“Taking Shape” is a well curated showcase of three artists who complement each other with their individual approach to reconfiguring the notion of the everyday, life and humanity with imaginative vision.
“The artist is a receptacle for emotions that come from all over the place, from the sky, from the earth, from a passing shape, from a spider’s web” Picasso
Catch this exhibition if you can before it ends on 10 May … but whenever you visit there is always a varied collection of paintings, prints and sculpture throughout the year.
Taking Shape: 13 April – 10 May, 2018
Lennon-Art, 83 Henderson Row, Edinburgh EH 3 5BE
Open Mon-Sat, 12pm – 6pm.
Tel. 0131 556 6888
In the grand, baroque St Stephen’s Centre @ Saint Stephen’s Church, (designed in 1827 by William Playfair), this year’s Charity Chic Fashion Show in aid of Cancer Research UK (Stockbridge), will be another glitzy, glamorous and inspirational evening. When? Friday 6th October, 2017 – 7pm to 9.30pm
Where? St Stephen’s Centre, 105 St. Stephen Street, Edinburgh EH3 5AB.
Charity Chic offers a fabulous night out featuring a colourfully creative Fashion Show, live music, a Bar and stalls to buy quality clothes, raffle tickets, cakes and much much more.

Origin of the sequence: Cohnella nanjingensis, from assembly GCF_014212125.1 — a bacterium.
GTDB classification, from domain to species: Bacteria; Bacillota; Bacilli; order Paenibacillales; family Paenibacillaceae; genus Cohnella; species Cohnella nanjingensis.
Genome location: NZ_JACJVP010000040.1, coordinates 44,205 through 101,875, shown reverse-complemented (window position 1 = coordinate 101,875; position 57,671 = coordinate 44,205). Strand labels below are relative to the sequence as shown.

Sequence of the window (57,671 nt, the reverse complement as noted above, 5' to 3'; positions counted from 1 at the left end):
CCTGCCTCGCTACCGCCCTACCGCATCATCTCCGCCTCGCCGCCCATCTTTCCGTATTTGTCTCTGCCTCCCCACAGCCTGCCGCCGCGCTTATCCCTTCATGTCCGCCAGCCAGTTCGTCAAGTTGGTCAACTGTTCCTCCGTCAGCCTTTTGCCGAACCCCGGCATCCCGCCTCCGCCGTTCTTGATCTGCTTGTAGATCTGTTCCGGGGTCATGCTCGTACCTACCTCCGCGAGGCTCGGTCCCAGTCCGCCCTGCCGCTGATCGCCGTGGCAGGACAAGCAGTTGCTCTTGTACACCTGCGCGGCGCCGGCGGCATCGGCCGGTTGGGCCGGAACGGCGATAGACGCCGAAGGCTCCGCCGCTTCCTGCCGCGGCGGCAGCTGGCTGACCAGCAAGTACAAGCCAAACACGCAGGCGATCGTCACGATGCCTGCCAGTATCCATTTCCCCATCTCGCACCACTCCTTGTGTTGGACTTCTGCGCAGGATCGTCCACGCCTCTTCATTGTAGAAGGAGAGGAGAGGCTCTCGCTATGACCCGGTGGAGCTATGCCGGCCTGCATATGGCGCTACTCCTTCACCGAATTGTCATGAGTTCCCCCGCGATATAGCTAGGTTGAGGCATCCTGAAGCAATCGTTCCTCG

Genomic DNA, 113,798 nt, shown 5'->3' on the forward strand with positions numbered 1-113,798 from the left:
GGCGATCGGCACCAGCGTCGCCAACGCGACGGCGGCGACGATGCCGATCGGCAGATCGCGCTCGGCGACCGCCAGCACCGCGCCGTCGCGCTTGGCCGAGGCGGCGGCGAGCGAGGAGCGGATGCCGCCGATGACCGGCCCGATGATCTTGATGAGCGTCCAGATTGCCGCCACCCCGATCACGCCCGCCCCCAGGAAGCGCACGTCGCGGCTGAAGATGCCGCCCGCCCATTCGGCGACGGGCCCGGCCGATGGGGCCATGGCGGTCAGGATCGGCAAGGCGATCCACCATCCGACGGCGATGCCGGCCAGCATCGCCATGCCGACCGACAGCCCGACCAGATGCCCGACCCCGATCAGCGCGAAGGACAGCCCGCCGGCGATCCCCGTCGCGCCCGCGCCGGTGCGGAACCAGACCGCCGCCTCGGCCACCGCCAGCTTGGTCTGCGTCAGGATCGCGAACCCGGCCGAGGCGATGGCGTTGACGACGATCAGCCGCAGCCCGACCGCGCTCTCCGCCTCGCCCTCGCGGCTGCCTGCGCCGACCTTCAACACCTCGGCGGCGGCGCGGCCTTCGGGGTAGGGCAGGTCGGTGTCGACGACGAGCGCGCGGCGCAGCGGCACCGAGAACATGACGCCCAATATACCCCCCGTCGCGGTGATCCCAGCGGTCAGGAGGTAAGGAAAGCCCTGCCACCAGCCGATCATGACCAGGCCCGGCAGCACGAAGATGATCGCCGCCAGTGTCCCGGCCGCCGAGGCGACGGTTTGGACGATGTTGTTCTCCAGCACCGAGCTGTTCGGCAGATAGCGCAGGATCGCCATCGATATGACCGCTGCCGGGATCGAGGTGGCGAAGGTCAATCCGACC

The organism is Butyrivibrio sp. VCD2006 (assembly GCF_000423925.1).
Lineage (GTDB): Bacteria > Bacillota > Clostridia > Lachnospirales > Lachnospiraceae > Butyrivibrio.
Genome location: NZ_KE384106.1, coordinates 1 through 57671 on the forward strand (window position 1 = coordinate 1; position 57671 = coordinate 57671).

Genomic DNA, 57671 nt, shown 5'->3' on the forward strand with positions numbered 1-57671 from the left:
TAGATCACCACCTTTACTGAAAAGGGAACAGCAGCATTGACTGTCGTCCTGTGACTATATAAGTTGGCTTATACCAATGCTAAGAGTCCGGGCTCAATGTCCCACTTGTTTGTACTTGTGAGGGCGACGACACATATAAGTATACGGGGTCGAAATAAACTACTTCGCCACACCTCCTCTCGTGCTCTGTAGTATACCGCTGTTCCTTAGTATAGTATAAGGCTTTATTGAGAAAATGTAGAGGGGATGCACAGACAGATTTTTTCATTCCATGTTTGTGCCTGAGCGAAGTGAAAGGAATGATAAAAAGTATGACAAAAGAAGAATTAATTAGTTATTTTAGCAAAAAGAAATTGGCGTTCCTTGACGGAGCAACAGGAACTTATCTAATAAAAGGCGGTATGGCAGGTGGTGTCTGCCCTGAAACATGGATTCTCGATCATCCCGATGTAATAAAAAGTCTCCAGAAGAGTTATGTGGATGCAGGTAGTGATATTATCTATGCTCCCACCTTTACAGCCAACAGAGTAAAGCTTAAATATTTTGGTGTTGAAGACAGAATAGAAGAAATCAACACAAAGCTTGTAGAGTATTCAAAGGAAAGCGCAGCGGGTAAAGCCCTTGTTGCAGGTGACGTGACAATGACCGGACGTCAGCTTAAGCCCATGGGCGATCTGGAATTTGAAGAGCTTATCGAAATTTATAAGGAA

Organised once again by Elaine Lennon, the assistant manager of Cancer Research, Stockbridge, the highlight of the evening is a Catwalk Extraordinaire: members of staff, customers and friends of the shop will showcase the best of Charity Chic from High Street fashion to Designer couture, for men and women.
From Top Shop to Top Brands, (e.g. Prada, Versace, Westwood), gorgeous clothes are donated year round to the Stockbridge branch by the public. After a fine collection is shown off in style and swagger along the Catwalk, these clothes and accessories will then be available to purchase – if you are quick off the mark! – after the show.